Newly opened on Saturday, June 4th, a sprawling show called "Around the Table: Stories of the Foods We Love" at the New York Botanical Garden takes an artful approach to showcasing not only the edible bounty provided by nature, but also the diverse traditions of culture and cuisine surrounding dinner tables in the Bronx and throughout New York City.

Gothamist previewed the exhibition a month ago with photographs by longtime contributor Sai Mokhtari, who provided images of the show in-the-making, emphasizing artistically executed tables fashioned by Bronx-based creators.

Those tables are among the highlights of "Around the Table." On view through September 11th, the show also includes a gallery display of works by Lina Puerta, a Colombian-American artist whose work is meant to examine varying facets of this country's food systems.

Artist Lina Puerta with her art

Sai Mokhtari/Gothamist

Further attractions include a collection of oral histories concerning Bronx food traditions and a display of historic vegetarian cookbooks. An African American garden focuses specifically on crops closely associated with Black American history and customs: both transplanted and native food crops and commodities enslaved people were forced to cultivate, like tobacco and cotton.

Events related to those traditions and topics will be held during the run of the exhibition, and on some days a hibiscus stand will be serving red tea.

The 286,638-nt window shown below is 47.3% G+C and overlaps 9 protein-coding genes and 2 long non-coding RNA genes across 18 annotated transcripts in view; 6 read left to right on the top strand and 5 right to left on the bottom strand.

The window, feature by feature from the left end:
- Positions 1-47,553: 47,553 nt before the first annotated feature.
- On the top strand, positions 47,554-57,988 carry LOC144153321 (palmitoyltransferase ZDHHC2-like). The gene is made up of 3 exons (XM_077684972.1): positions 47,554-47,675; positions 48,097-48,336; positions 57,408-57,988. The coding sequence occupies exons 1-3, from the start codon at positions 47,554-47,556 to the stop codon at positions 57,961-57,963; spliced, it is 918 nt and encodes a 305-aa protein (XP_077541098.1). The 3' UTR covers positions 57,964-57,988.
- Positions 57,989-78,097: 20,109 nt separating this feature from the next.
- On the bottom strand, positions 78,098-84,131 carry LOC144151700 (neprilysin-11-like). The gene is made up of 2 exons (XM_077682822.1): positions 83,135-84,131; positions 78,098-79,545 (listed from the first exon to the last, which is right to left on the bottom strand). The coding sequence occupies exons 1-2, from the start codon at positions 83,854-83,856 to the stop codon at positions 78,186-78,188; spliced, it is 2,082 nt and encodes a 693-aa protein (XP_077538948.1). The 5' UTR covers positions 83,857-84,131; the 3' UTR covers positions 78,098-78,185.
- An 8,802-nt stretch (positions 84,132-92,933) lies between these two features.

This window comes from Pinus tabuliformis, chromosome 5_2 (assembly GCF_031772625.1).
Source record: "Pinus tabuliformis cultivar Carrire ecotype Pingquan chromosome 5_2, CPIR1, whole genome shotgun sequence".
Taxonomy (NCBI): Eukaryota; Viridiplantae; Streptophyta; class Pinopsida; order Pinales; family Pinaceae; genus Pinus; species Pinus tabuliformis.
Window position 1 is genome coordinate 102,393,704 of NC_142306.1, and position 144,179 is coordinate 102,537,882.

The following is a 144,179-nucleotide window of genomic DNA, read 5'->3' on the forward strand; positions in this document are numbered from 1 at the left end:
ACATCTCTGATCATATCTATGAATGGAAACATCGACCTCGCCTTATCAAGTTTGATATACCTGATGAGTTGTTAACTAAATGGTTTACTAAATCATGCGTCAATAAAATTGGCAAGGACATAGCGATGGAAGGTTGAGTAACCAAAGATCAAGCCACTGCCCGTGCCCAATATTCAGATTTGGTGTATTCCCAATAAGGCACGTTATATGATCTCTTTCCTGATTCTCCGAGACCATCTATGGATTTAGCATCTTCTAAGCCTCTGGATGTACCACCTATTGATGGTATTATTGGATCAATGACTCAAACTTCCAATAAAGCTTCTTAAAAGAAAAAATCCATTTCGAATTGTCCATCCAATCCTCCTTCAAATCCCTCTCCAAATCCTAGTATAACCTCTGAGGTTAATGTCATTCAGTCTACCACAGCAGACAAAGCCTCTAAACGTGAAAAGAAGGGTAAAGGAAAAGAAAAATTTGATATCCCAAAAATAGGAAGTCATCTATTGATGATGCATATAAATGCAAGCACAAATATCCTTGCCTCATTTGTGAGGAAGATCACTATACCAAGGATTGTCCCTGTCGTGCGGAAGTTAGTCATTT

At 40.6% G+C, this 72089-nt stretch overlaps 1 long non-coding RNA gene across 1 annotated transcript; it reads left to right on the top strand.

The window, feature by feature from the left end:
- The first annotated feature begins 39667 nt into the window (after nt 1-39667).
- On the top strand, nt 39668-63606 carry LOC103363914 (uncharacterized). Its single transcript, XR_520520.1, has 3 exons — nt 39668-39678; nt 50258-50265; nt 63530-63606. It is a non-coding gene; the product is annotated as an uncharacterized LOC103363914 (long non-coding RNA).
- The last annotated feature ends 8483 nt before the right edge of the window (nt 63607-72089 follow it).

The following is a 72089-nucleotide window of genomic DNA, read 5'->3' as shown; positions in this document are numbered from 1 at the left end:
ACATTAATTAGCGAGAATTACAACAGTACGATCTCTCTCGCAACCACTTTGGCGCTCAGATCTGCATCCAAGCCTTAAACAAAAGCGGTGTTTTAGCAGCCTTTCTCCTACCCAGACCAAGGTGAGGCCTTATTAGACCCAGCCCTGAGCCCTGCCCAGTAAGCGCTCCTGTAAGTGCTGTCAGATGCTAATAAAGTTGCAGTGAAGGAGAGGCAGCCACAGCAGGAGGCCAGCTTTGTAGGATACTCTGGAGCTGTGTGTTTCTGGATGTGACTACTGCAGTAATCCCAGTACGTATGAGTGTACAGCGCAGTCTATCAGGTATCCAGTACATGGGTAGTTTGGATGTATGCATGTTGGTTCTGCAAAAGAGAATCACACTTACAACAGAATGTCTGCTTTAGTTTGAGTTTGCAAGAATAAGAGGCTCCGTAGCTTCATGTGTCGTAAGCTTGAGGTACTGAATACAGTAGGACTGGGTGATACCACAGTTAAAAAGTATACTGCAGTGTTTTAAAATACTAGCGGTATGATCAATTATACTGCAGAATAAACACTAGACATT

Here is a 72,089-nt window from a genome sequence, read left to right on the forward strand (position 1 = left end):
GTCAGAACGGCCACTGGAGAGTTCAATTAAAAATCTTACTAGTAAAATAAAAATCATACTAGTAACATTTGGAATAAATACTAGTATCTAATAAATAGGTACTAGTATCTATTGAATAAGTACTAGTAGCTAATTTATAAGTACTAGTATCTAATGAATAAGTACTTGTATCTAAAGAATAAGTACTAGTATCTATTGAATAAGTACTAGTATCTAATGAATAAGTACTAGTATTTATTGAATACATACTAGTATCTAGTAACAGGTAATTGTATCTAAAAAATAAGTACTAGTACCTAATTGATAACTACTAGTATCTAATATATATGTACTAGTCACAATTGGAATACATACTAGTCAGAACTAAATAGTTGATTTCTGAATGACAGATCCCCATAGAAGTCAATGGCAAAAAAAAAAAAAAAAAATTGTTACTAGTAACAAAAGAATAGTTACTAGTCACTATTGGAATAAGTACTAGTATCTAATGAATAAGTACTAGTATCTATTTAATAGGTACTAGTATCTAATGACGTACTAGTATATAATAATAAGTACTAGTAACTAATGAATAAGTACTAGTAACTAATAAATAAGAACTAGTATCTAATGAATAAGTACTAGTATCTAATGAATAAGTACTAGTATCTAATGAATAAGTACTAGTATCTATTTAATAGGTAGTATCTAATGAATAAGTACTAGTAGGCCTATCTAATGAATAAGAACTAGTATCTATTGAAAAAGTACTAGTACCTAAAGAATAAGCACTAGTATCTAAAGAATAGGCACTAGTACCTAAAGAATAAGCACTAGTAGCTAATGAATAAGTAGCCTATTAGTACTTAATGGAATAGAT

Serving red tea in the African American Garden

Sai Mokhtari/Gothamist

And then, of course, there are the plants, which Mokhtari reports are just starting to flourish. "The exhibition will evolve as the plants complete their seasonal cycles," she said. "For example, the sorghum on display outside the conservatory is quite small right now. But by the end of the summer, it will be upwards of four feet tall. Plants will grow, fruits will come in and ripen."

Some plants, like new olive trees, are destined for permanent residency at the Garden. But many of the fruits and vegetables that will be harvested during the exhibition will be donated to Bronx food banks. An expanded range of vegetarian options is available in the garden's cafes, and a farmers' market will be in operation on Wednesdays.

A farmers' market will be in operation on Wednesdays throughout the show.

Sai Mokhtari/Gothamist

Noting that the show is less visually stunning than previous NYBG exhibitions, Mokhtari bore witness to its affecting power. "I think it’s incredibly evocative and even quietly political," Mokhtari reported. "We've grown farther away from our food sources and histories. Everything is available all the time, often processed, packaged and ready made. It's easy to forget about food seasonality, about the plants that our foods actually come from, the people that cultivated and moved them across continents for thousands of years, that fought wars over them."

"Around the Table: Stories of the Foods We Love" is open to the public Tuesday through Sunday, plus Monday federal holidays, from 10 a.m. to 6 p.m. through September 11th at the New York Botanical Garden;